Here's an interesting quote:
"Marriage isn’t for you. You don’t marry to make yourself happy, you marry to make someone else happy. More than that, your marriage isn’t for yourself, you’re marrying for a family. Not just for the in-laws and all of that nonsense, but for your future children. Who do you want to help you raise them? Who do you want to influence them? Marriage isn’t for you. It’s not about you. Marriage is about the person you married." (Seth Adam Smith)
This sounds beautiful, almost holy. And yet. This is a beautiful idea pushed into an extreme, and extremes are NEVER healthy, no matter how beautiful they sound.
This quote still presumes that in some way you'd be able to experience meaning, fulfillment and some sort of pleasure, even if only in fulfilling your own ideals. But what if the other person is not really a good partner for you? What if, in spite of your efforts and sacrifice, things are getting worse and worse? What if, with time, you and your partner have simply developed in different directions?
There are plenty of people who perceive others' efforts and idealism as a weakness to be exploited, as in business, so in relationships. There are even more people who are simply not a good match to you, whether emotionally, intellectually, or at the level of life values. How long can you tolerate it? What's the point of life without joy? How long can you suppress your emotions, without them bursting out in other ways: through manipulation, passive aggression, depression or disease? Also, what kind of example do you want to give to your children? Would you want them to live in a similar way? Preserving marriage at all costs was a way to ensure survival in the history by making a society more stable, but now our survival is not threatened anymore (or at least not in traditional ways). When survival traditions become oversimplified dogma, they cause hypocrisy, subtle and not-so-subtle violence and unhappy children.
It seems weird that I have to defend human desire for happiness; can we even be human and neglect such a basic part of our nature? Still, throughout the history, happiness was frowned upon in favor of community survival, and still many people prefer extreme, oversimplified beliefs and ideals, rather than complexity and balance.
So, in a case where happiness in a relationship is not achievable, is the purpose of marriage happiness (love) or duty? I guess everybody chooses for themselves; what I don't like is judging other people according to rigid beliefs, if we didn't experience how it feels to be them. Life is already hard enough; to be a good parent, employer/employee and similar we already need to sacrifice a lot; do we have to judge people who don't want to give up every chance for happiness?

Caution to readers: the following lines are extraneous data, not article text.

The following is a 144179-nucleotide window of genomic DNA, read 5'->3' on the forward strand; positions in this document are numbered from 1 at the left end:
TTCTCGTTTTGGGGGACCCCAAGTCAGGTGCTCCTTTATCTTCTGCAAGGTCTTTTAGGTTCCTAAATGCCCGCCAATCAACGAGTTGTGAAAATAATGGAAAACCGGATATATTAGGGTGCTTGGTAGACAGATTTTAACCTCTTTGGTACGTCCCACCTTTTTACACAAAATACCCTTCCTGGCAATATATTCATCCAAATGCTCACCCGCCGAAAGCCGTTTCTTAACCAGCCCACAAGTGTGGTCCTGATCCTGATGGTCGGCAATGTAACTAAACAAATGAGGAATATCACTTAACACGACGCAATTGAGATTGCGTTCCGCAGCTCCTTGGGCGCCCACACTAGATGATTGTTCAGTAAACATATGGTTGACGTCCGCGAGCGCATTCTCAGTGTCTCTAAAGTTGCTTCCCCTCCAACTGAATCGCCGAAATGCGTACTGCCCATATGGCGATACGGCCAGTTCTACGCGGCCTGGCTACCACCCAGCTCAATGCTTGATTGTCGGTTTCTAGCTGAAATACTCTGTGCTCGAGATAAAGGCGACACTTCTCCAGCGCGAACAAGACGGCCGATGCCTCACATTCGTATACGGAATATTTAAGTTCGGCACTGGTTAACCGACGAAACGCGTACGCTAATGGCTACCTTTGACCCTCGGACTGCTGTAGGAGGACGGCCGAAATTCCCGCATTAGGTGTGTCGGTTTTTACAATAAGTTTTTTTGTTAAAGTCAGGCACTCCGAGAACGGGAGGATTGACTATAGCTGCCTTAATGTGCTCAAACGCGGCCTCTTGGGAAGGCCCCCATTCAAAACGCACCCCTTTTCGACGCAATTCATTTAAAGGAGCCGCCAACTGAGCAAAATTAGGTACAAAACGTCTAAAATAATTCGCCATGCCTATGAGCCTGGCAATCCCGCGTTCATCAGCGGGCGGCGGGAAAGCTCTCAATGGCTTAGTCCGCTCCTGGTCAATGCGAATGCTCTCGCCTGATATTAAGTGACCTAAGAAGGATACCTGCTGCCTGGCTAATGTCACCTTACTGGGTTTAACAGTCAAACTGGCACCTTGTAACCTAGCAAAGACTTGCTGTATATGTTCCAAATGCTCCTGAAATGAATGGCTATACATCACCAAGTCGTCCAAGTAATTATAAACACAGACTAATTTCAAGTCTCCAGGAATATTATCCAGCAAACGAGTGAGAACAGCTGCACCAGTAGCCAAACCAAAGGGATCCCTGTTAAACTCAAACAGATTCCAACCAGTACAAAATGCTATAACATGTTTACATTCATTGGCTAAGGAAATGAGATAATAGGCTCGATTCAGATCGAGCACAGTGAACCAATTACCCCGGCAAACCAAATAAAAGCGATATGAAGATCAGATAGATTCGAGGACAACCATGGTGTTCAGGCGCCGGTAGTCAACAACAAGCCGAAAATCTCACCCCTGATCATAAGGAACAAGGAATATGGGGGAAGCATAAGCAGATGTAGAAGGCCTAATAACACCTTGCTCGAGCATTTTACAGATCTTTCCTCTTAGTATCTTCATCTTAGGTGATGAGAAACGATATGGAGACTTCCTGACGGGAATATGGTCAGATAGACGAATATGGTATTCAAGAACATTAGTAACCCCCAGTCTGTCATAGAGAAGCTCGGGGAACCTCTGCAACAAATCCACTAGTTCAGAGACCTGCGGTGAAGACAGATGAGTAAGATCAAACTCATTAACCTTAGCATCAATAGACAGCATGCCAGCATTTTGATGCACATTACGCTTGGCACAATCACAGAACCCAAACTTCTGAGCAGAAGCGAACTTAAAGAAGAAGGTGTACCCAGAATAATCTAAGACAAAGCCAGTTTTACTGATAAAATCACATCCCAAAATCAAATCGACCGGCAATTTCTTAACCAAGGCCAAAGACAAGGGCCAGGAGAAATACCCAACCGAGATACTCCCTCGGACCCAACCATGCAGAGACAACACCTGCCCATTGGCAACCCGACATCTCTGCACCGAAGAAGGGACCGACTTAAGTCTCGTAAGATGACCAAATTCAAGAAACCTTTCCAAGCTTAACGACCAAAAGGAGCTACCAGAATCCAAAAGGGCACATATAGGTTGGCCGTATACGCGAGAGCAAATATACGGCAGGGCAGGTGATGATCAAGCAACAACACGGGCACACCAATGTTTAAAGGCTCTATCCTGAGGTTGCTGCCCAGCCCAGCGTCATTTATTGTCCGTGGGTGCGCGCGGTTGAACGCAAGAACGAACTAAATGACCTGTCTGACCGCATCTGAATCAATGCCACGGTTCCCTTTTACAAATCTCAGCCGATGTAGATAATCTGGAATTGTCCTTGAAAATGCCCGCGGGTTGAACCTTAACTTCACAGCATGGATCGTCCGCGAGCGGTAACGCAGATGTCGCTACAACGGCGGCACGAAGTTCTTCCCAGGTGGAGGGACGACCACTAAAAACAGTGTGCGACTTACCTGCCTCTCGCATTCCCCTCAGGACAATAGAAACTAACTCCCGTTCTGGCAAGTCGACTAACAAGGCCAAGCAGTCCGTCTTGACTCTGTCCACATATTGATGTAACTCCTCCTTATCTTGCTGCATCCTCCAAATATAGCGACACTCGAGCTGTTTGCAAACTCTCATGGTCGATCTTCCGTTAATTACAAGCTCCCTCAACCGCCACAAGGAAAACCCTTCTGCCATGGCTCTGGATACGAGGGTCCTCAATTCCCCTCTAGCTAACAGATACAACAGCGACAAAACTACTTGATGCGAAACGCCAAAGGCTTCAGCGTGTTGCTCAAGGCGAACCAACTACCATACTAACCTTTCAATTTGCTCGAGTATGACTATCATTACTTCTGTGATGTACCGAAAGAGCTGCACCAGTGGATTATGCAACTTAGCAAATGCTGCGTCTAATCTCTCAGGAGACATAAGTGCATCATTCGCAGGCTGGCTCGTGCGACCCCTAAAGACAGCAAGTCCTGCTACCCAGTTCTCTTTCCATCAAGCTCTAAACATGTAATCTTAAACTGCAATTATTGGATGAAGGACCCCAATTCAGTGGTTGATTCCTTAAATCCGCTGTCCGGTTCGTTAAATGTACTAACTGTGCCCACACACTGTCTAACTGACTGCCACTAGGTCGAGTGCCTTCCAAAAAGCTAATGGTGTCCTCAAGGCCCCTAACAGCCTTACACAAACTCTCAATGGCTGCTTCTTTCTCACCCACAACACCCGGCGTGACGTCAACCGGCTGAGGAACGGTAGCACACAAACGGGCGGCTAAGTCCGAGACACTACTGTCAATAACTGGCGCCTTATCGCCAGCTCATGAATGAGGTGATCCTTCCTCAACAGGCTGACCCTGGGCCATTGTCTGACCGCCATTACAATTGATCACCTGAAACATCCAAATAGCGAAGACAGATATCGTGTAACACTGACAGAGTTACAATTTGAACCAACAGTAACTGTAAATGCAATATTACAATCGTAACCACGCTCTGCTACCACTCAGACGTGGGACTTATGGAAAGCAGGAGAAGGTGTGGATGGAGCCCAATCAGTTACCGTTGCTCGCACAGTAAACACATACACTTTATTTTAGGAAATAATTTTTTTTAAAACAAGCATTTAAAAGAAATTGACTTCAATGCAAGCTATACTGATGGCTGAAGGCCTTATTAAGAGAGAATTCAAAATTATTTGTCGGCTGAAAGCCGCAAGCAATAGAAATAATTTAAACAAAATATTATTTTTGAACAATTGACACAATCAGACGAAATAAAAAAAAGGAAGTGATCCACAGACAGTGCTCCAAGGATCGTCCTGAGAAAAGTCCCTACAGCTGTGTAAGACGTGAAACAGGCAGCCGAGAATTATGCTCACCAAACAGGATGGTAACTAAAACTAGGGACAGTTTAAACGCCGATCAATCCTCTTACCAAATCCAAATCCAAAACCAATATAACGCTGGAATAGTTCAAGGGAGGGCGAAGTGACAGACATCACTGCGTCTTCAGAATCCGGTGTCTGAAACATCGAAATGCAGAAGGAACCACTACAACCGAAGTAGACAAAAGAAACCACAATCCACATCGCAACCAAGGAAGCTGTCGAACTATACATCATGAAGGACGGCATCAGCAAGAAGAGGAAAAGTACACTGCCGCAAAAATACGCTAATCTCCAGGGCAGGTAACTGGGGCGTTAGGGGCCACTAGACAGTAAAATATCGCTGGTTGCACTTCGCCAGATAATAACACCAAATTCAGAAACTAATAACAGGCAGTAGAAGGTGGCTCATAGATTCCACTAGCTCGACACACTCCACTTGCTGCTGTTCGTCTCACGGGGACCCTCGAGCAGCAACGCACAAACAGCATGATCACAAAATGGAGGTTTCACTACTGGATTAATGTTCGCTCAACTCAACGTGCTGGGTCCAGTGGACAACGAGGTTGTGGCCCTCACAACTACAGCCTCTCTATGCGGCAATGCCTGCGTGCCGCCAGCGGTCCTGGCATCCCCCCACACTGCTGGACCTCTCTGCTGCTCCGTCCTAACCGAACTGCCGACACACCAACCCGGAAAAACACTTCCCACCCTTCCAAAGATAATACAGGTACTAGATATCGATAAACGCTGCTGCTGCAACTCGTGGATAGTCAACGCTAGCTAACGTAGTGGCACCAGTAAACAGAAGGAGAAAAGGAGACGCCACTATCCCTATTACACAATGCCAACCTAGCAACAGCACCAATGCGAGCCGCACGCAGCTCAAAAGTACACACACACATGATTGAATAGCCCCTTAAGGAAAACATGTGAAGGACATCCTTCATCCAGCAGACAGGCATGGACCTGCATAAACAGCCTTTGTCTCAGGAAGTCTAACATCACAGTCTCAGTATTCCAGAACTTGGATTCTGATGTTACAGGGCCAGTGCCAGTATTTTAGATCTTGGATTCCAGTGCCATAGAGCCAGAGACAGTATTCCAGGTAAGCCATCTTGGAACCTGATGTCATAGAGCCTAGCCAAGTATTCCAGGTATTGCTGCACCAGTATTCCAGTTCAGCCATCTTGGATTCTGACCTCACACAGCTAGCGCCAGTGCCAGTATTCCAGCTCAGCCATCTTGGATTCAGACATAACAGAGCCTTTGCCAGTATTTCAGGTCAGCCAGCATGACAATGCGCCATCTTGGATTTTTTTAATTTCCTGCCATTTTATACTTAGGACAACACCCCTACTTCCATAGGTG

Perhaps the key mistake of our society in this context is raising children and young people on the ideals of love and happiness in marriage, only to push them later to stay married because of the ideal of duty. If people stay married even if unhappy, because of ideals of sacrifice and persistence, can we truly call it love? Duty would be a much more appropriate word.
If, then, the purpose of marriage is duty (which is true for some communities and individuals), then children should be taught from the beginning that marriage is a social contract established for the purpose of duty, not love. Then young people could be aware of what choice are they making and decide if that's what they want, and if yes, when. But if this was common, much less people would decide to get married, which would endanger tradition and tribal instincts which still guide many if not most people. That's why mass-manipulation is socially accepted, even cherished.
Healthy and responsible parents can raise happy and secure children even if they don't live together. We could discuss what has worse consequences for children: divorce or living with parents who are unhappy, perhaps fighting, ignoring or humiliating each other all the time? In both cases, children face pain, that's inevitable (and perhaps even better for them than being overly protected from challenges). If parents can be supportive and guide children through the short-term pain, they will do them a much bigger favor than through pretense and sacrificing their own happiness.
Many relationships become unhealthy because people expect to receive happiness and fulfillment from the other person, rather than taking responsibility for creating it themselves. That leads to mutual dependence - symbiosis - and often to manipulation, too.
A sense of duty in a marriage often stems from the impression that the other person is emotionally or financially dependent of us. While this is correct when it comes to children, it's not healthy for adult people. Still, often children and young people are still subtly indoctrinated that women should be financially dependent of men. This is additionally enforced by society valuing female work and female intelligence less compared to male, and by lack of social support to parents of small children, especially single mothers.
Additionally, people of both genders can feel emotionally dependent of the stability of marriage. This can lead to situations in which marriage is preserved out of duty, not happiness. The next step, which some people and communities do, is to put duty in the first place, while personal feelings are ignored (which is an example of idealism leading to imbalance). These people might truly want to live the ideal of supporting others, sacrificing themselves for their families and valuing stable families over temporary emotions. Sometimes this is the more mature and reasonable choice. But is it always?
I'd say an ideal relationship is the one in which both people take responsibility for their own happiness and respect their partner as an independent individual who doesn't owe them anything (because they both invest into the relationship equally), rather than perceiving the partner as some kind of personal property. Such a person would not feel good about trying to keep around somebody who would be happier somewhere else. "But you promised!..." is an attitude of a victim, not a strong adult. As for children, healthy and responsible adults are willing to take responsibility for their balanced upbringing, regardless whether they live together or not.